Nissan has overhauled its logo in a bid to make it more digital-friendly, following similar moves by BMW and Volkswagen.
Nissan’s update—which was unveiled this week—represents the first time in 20 years the logo has been updated and comes as the Japanese automaker attempts to overcome a long-running sales slump. The new look has a flatter, less-round appearance, but keeps the Nissan name front and center. “The overall effect of the redesign is a transition from a hard-edged, industrial feel to a refined, familiar and digital-friendly look,” the company stated.
Below, a couple of before-and-after shots:
Credit: Courtesy Nissan USA
Credit: Bloomberg and Courtesy Nissan USA
BMW, which updated its logo in March, also converted to a flatter look, as did Volkswagen, which overhauled its design in late 2019. All three automakers make the case that the two-dimensional designs work better on digital platforms than the old logos, which appeared more three-dimensional. Flatter designs are widely considered to be more adaptable to a variety of screens. So, for instance, a 2D design renders about as well on low-resolution, older laptop as it does on a brand new Apple Watch.
Nissan’s new logo will be applied across all communications starting this month, including letterhead, dealership signs, social media and digital advertising. The first vehicle to be stamped with the new logo is the recently unveiled Nissan Ariya, an electric crossover. The logo will appear illuminated on the Ariya and other electric vehicles, using 20 LEDs, a number Nissan says represents the number of years between logo designs.
The design overhaul was a collaborative effort involving Nissan’s internal design team and TBWA’s design practice, known as Design by Disruption, or DXD. The Omnicom agency has long-handled Nissan’s advertising.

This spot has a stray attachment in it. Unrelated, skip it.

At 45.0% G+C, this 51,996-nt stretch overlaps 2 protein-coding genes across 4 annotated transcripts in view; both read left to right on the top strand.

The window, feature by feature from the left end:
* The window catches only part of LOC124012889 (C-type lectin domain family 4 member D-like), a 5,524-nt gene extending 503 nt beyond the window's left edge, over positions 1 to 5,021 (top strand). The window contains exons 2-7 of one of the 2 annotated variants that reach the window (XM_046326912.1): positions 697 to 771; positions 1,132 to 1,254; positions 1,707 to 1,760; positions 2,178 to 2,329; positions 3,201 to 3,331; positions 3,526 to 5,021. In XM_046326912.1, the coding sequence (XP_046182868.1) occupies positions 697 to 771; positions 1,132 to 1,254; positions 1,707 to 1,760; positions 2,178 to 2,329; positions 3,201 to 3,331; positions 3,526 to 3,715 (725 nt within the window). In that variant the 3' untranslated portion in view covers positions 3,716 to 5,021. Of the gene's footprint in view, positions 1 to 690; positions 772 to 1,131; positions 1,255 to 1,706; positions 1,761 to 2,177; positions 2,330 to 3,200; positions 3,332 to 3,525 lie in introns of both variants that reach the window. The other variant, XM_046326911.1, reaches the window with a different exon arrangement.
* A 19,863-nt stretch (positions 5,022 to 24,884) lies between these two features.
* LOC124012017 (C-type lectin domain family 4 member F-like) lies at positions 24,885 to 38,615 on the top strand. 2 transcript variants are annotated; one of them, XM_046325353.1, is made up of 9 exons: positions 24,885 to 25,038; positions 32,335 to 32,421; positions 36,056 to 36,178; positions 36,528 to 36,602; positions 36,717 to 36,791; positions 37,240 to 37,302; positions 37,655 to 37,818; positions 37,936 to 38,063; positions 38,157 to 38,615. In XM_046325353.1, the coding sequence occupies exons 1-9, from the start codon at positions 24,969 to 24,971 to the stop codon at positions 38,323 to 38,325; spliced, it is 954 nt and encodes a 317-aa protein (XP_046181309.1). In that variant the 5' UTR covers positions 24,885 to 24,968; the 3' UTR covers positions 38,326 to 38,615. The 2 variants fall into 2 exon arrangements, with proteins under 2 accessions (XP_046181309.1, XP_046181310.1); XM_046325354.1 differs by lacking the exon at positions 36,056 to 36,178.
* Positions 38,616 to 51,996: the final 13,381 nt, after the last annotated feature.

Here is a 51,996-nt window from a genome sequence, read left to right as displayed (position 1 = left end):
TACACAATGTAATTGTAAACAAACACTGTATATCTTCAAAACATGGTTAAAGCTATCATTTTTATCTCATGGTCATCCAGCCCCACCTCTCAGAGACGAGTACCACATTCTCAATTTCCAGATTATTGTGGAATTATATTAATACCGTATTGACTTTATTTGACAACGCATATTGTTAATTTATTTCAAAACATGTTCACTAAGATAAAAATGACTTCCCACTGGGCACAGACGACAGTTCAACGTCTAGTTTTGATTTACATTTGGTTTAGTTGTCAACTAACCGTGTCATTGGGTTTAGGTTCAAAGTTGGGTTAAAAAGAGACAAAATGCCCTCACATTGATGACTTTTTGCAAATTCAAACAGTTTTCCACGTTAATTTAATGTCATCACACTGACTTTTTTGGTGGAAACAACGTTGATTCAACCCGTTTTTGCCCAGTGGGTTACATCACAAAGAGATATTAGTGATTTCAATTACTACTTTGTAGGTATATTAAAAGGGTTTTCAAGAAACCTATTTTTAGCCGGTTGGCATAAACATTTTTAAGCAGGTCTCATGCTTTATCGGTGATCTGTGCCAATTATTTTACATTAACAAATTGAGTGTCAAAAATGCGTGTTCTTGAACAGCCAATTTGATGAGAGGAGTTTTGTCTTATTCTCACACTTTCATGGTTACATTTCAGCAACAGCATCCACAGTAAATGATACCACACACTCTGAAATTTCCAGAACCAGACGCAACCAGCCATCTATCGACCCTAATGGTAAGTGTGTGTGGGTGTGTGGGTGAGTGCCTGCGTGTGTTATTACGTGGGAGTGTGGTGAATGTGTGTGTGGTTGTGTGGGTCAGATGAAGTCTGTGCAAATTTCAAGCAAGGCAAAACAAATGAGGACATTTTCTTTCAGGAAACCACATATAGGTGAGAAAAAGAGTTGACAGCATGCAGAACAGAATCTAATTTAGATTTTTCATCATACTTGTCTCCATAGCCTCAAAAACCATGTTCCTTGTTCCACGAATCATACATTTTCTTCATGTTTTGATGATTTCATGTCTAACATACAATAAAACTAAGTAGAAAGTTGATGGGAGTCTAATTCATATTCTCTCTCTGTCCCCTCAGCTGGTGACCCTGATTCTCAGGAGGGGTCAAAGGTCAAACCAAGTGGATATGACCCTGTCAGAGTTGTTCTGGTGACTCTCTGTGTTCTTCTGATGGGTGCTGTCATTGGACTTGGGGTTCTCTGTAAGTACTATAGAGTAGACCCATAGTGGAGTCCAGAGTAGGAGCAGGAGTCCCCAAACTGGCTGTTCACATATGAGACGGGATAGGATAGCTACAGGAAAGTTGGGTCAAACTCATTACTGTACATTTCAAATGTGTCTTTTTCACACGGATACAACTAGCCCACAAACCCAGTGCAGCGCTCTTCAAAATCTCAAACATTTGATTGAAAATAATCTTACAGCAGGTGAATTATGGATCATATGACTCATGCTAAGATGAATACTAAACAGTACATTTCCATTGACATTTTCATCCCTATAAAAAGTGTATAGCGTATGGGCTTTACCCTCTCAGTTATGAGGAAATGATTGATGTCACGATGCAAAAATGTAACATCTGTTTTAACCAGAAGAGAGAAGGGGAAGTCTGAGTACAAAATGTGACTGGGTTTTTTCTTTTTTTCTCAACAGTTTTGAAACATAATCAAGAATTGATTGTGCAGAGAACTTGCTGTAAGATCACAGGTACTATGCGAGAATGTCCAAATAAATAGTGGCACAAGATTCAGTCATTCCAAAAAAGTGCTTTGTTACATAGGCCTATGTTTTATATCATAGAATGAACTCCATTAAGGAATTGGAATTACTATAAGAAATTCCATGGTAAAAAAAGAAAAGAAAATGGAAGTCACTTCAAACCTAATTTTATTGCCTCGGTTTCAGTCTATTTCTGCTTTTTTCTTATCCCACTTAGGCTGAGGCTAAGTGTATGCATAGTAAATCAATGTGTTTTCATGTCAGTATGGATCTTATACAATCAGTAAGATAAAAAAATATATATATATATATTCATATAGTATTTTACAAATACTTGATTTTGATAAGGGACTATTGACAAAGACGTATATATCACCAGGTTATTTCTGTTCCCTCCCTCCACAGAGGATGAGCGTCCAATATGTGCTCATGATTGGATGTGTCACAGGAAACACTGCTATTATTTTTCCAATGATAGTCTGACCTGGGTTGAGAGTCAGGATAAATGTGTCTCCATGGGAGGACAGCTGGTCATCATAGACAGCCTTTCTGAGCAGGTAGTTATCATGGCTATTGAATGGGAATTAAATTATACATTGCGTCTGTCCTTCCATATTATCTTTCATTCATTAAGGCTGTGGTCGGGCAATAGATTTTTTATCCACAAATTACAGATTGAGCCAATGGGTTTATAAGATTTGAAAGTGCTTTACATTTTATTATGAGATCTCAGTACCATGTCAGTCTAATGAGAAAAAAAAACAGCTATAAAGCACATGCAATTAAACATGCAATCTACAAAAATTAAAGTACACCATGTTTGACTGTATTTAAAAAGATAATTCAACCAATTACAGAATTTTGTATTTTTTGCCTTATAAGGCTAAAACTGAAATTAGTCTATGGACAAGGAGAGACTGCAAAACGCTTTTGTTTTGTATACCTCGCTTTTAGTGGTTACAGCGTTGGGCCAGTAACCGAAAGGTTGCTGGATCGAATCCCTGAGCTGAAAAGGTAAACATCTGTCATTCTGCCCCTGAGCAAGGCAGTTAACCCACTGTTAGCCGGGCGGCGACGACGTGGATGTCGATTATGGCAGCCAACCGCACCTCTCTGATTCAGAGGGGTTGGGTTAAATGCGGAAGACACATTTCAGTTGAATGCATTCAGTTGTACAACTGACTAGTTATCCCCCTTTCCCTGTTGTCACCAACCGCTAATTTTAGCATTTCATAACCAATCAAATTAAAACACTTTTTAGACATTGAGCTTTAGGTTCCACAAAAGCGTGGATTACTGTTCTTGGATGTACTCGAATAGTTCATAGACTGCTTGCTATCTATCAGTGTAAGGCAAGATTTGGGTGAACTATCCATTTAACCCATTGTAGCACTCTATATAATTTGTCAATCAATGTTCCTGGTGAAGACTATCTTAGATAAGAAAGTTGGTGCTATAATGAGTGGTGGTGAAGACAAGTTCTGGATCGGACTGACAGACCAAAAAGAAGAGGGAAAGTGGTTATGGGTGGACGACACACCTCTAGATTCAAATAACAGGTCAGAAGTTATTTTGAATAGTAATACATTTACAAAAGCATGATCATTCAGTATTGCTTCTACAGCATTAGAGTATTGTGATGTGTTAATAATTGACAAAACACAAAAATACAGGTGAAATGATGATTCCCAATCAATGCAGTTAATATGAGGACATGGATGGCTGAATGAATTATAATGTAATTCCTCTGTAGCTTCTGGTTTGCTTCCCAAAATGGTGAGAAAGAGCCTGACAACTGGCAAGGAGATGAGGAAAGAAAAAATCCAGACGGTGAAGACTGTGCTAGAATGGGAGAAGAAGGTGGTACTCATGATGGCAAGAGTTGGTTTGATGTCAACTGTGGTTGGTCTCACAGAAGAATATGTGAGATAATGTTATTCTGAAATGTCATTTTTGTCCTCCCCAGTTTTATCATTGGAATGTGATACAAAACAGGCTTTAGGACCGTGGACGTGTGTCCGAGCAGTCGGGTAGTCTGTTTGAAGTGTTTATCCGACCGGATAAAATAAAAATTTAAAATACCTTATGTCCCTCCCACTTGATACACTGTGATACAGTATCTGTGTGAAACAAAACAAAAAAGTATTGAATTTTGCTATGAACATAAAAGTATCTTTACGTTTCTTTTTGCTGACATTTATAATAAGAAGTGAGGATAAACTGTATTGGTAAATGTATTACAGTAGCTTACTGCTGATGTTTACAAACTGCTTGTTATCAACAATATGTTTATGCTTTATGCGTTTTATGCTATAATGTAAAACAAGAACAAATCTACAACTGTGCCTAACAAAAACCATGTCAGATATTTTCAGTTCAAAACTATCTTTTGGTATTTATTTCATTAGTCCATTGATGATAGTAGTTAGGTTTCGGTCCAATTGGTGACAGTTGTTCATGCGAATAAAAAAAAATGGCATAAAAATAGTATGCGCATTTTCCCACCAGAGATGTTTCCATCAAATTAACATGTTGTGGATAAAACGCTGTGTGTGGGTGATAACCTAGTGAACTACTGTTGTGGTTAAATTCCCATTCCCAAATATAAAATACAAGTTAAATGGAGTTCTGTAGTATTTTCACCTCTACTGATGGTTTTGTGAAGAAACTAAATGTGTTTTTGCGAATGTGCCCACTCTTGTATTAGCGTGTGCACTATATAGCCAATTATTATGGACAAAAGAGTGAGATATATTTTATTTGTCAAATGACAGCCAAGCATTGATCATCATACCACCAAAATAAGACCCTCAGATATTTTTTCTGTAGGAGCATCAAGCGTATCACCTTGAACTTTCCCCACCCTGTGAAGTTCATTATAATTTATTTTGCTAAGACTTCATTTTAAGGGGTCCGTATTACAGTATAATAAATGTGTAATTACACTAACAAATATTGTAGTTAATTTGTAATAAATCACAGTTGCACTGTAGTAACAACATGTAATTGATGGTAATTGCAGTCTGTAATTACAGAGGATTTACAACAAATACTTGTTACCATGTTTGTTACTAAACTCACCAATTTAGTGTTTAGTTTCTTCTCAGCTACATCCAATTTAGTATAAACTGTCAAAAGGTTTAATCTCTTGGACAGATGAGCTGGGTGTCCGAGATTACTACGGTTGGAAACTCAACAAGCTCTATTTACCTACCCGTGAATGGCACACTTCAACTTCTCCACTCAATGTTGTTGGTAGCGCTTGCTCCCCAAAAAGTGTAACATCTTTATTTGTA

The overhaul began in 2017 at the direction of Alfonso Albaisa, Nissan's senior VP of global design, who tapped a design team led by Tsutomu Matsuo, deputy general manager of Nissan's advanced design department. “Inspiration was drawn from breakthroughs in science, technology and connectivity. How these have brought fundamental changes to customers,” Albaisa said in a statement. “As you can imagine, visions of digitalization started swirling in our heads.”
Armin Vit, editor of a site called Brand New, which reviews corporate redesigns, gave the logo mixed reviews. “In the context of the car, with the shield around it, I find the logo quite great but when the lit parts exist on their own I find the logo quite weak and awkward,” he wrote. Vit added that “the sense of airiness achieved in the new logo is welcome, especially in contrast to the more typical ‘bigboldchrome’ logos—which seem to be going away—and that the liberated wordmark looks pretty good but the half circles with the spurs shooting off to the sides are somehow off-putting to me.”
The update comes as Nissan tries to overcome a sales slump. In the U.S. the Nissan brand recorded 653,978 vehicle sales for the first six months of 2020, a nearly 40 percent drop from the same period in 2019, according to data from Automotive News. This week, Reuters reported that Nissan Motor Co. was planning to cut global vehicle production by 30 percent through December as falling demand related to COVID-19 stymies its turnaround efforts.